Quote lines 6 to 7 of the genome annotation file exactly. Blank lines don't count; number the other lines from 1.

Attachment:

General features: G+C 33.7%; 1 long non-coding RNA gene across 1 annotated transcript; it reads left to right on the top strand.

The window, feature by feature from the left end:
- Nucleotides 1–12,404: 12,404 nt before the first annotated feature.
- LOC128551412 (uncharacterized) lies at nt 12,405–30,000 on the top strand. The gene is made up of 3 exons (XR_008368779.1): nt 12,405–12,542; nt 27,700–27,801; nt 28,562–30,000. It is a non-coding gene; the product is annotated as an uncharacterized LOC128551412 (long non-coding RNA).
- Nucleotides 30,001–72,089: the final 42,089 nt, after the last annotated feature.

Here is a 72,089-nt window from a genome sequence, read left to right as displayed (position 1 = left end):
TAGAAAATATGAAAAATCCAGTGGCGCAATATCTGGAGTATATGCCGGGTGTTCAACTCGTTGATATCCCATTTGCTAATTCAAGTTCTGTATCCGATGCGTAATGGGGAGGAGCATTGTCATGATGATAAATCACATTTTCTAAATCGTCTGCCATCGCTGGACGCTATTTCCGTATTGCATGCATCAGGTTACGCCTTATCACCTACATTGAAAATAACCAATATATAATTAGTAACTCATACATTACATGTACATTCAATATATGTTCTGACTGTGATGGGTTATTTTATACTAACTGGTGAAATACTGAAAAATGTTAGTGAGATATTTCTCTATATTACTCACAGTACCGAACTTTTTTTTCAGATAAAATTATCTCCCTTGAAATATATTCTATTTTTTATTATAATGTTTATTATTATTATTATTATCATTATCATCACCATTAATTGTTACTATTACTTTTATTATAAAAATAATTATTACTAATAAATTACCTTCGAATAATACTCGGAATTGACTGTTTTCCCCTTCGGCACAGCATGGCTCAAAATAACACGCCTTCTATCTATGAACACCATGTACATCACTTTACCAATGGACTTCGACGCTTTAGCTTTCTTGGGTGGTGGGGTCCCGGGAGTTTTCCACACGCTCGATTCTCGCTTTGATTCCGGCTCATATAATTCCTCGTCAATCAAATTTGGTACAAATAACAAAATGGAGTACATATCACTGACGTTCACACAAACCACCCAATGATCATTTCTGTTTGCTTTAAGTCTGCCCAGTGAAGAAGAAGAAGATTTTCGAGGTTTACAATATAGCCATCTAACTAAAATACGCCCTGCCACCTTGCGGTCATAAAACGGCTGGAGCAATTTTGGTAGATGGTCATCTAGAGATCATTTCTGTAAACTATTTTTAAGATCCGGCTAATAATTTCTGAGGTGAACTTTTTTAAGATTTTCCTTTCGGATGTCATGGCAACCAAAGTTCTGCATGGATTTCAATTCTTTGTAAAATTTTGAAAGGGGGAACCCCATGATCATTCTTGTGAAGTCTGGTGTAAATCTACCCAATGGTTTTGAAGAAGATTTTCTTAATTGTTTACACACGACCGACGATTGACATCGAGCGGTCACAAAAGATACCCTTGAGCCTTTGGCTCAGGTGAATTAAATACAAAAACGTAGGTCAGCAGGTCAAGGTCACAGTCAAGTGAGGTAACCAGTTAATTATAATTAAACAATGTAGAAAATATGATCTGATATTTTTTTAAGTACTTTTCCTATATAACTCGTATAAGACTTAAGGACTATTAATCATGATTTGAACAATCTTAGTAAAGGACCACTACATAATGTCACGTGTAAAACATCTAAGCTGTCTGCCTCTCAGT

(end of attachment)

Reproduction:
Here is a 72,089-nt window from a genome sequence, read left to right as displayed (position 1 = left end):
TAGAAAATATGAAAAATCCAGTGGCGCAATATCTGGAGTATATGCCGGGTGTTCAACTCGTTGATATCCCATTTGCTAATTCAAGTTCTGTATCCGATGCGTAATGGGGAGGAGCATTGTCATGATGATAAATCACATTTTCTAAATCGTCTGCCATCGCTGGACGCTATTTCCGTATTGCATGCATCAGGTTACGCCTTATCACCTACATTGAAAATAACCAATATATAATTAGTAACTCATACATTACATGTACATTCAATATATGTTCTGACTGTGATGGGTTATTTTATACTAACTGGTGAAATACTGAAAAATGTTAGTGAGATATTTCTCTATATTACTCACAGTACCGAACTTTTTTTTCAGATAAAATTATCTCCCTTGAAATATATTCTATTTTTTATTATAATGTTTATTATTATTATTATTATCATTATCATCACCATTAATTGTTACTATTACTTTTATTATAAAAATAATTATTACTAATAAATTACCTTCGAATAATACTCGGAATTGACTGTTTTCCCCTTCGGCACAGCATGGCTCAAAATAACACGCCTTCTATCTATGAACACCATGTACATCACTTTACCAATGGACTTCGACGCTTTAGCTTTCTTGGGTGGTGGGGTCCCGGGAGTTTTCCACACGCTCGATTCTCGCTTTGATTCCGGCTCATATAATTCCTCGTCAATCAAATTTGGTACAAATAACAAAATGGAGTACATATCACTGACGTTCACACAAACCACCCAATGATCATTTCTGTTTGCTTTAAGTCTGCCCAGTGAAGAAGAAGAAGATTTTCGAGGTTTACAATATAGCCATCTAACTAAAATACGCCCTGCCACCTTGCGGTCATAAAACGGCTGGAGCAATTTTGGTAGATGGTCATCTAGAGATCATTTCTGTAAACTATTTTTAAGATCCGGCTAATAATTTCTGAGGTGAACTTTTTTAAGATTTTCCTTTCGGATGTCATGGCAACCAAAGTTCTGCATGGATTTCAATTCTTTGTAAAATTTTGAAAGGGGGAACCCCATGATCATTCTTGTGAAGTCTGGTGTAAATCTACCCAATGGTTTTGAAGAAGATTTTCTTAATTGTTTACACACGACCGACGATTGACATCGAGCGGTCACAAAAGATACCCTTGAGCCTTTGGCTCAGGTGAATTAAATACAAAAACGTAGGTCAGCAGGTCAAGGTCACAGTCAAGTGAGGTAACCAGTTAATTATAATTAAACAATGTAGAAAATATGATCTGATATTTTTTTAAGTACTTTTCCTATATAACTCGTATAAGACTTAAGGACTATTAATCATGATTTGAACAATCTTAGTAAAGGACCACTACATAATGTCACGTGTAAAACATCTAAGCTGTCTGCCTCTCAGT